When viewed as a “hive” of personnel insecurities, biases, errors, stereotypes, ambitions and proclivities, Central Governments emerge out of the monolithic pyramid we tend to envisage atop the panopticon of general surveillance and descend onto a more examinable stage, where their foibles and miscalculations and misdiagnoses can also receive useful attention.

Because the Communist Party’s 90 million members are an integral part of its overall structural integrity, its social management policies rely greatly on their ability to participate and contribute.[iii]

Many of the 20 million people who work in the 49000 plus state enterprises, especially from middle management and up, are fully paid-up members of the party. Some estimates put the percentage of the country’s 2 million press and online censors who belong to the party at 90%. Last year, the last barrier between the Party and command at all levels of state paramilitary and security institutions was removed, bringing an even larger number of non-career security commissars into both operational and oversight positions.

Such broad-based participation in the “social management strategy” might at first sight appear to favour the decentralised nature of social credit-based control. The only problem with that view is that the strategists behind the scheme see it in purgatory terms:

“The main problems that exist include: a credit investigation system that covers all of society has not yet been formed, credit records of the members of society are gravely flawed, incentive mechanisms to encourage keeping trust and punishments for breaking trust are incomplete, trust-keeping is insufficiently reward, the costs of breaking trust tend to be low; credit services markets are not developed, service systems are immature, there are no norms for service activities, the credibility of service bodies is insufficient, and the mechanisms to protect the rights and interests of credit information subjects are flawed; the social consciousness of sincerity and credit levels tend to be low, and a social atmosphere in which agreements are honoured and trust are honestly kept has not yet been shaped, especially grave production safety accidents, food and drug security incidents happen from time to time, commercial swindles, production and sales of counterfeit products, tax evasion, fraudulent financial claims, academic impropriety and other such phenomena cannot be stopped in spite of repeated bans, there is still a certain difference between the extent of sincerity in government affairs and judicial credibility, and the expectations of the popular masses.”[iv]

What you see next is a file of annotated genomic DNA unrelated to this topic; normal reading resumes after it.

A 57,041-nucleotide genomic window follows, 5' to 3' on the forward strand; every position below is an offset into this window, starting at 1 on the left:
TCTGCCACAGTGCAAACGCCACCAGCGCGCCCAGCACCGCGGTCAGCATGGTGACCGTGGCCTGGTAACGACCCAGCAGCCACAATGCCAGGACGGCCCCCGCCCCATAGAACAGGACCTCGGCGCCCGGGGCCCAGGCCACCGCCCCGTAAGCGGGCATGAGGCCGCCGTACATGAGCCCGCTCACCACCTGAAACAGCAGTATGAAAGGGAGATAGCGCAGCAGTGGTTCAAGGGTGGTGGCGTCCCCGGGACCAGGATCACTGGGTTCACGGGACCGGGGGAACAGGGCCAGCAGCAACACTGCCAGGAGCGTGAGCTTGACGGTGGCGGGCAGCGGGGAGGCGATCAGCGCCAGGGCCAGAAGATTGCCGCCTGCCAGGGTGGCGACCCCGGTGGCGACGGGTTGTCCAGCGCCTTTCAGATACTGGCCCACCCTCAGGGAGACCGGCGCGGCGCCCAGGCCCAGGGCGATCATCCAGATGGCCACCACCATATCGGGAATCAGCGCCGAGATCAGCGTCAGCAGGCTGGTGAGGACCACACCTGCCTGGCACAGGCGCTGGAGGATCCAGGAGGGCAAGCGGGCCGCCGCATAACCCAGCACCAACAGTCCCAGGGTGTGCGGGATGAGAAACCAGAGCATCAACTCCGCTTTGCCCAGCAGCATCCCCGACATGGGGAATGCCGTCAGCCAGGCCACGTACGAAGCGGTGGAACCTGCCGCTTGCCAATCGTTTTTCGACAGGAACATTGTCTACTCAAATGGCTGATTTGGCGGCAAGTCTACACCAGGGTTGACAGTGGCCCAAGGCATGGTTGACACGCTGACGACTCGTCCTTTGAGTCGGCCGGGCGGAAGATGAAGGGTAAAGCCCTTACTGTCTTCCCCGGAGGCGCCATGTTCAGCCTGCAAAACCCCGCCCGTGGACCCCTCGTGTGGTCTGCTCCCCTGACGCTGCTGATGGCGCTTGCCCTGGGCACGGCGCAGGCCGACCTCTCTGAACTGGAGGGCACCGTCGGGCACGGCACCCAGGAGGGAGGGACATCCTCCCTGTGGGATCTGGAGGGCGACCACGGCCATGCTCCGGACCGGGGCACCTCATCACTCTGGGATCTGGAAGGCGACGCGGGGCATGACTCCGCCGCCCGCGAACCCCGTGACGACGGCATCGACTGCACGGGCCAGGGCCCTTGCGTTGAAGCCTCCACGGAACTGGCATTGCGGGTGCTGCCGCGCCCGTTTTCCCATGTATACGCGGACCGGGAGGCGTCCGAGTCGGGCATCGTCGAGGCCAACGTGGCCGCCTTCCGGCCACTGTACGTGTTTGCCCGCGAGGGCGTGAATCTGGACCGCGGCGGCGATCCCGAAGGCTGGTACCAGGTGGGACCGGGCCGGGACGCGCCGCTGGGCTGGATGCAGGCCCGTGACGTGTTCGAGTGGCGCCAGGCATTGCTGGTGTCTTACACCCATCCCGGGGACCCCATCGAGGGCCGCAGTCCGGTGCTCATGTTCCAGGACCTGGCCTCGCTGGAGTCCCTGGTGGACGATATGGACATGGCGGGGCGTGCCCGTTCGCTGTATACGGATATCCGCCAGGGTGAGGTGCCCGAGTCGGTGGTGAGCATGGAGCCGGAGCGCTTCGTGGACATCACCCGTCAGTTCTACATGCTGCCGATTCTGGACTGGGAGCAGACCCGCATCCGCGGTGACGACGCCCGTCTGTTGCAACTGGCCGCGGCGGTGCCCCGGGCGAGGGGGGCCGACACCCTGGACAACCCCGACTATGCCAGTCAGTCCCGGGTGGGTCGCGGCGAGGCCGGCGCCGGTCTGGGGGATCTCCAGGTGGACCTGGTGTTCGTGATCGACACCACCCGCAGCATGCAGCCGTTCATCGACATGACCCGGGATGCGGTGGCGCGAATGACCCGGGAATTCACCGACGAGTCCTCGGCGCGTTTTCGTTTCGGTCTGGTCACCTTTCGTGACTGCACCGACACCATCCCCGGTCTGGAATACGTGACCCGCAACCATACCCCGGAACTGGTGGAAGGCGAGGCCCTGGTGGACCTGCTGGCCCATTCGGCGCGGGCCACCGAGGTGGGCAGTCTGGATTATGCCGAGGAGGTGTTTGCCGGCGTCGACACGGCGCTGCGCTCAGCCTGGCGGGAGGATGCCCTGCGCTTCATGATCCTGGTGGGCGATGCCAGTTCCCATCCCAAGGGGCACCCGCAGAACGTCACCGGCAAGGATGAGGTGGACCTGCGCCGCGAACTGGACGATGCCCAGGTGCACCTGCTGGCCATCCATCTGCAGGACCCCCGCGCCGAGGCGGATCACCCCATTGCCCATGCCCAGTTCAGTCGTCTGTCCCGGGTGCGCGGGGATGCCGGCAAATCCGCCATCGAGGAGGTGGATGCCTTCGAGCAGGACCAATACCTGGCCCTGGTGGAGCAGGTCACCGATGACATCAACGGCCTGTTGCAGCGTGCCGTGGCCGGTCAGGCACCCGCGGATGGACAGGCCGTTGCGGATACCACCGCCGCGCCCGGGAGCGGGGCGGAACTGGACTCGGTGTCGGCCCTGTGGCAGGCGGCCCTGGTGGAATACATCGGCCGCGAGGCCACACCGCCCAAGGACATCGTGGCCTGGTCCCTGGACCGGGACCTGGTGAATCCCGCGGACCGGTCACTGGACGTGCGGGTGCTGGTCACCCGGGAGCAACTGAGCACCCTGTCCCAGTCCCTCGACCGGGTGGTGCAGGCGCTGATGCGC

The goal is as much about moral self-policing as it is about social control. Self-policing inevitably induces low-intensity and highly diffuse factionalism and clique politics.

Chinese observers certainly understand the critical factor of power-play in these circumstances, as is obvious from the following passage by PhD student, Samantha Hoffman:

“The first is the struggle for power within the Party. The Party members in charge of day-to-day implementation of social management are also responsible to the Party.  As the systems were being enabled in the early 2000s, these agencies had a large amount of relatively unregulated power. The age-old problem of an authoritarian system is that security services require substantial power in order to secure the leadership’s authority. The same resources enabling management of the Party-society relationship can be abused by Party members and used against other within the Party (War on the Rocks, July 18, 2016). This appears to be the case with Zhou Yongkang, Bo Xilai, and others ahead of the 18th Party Congress. The problem will not disappear in a Leninist system, which not subject to external checks and balances. And it is why ensuring loyalty is a major part of the management of the party side of “state security”.[v]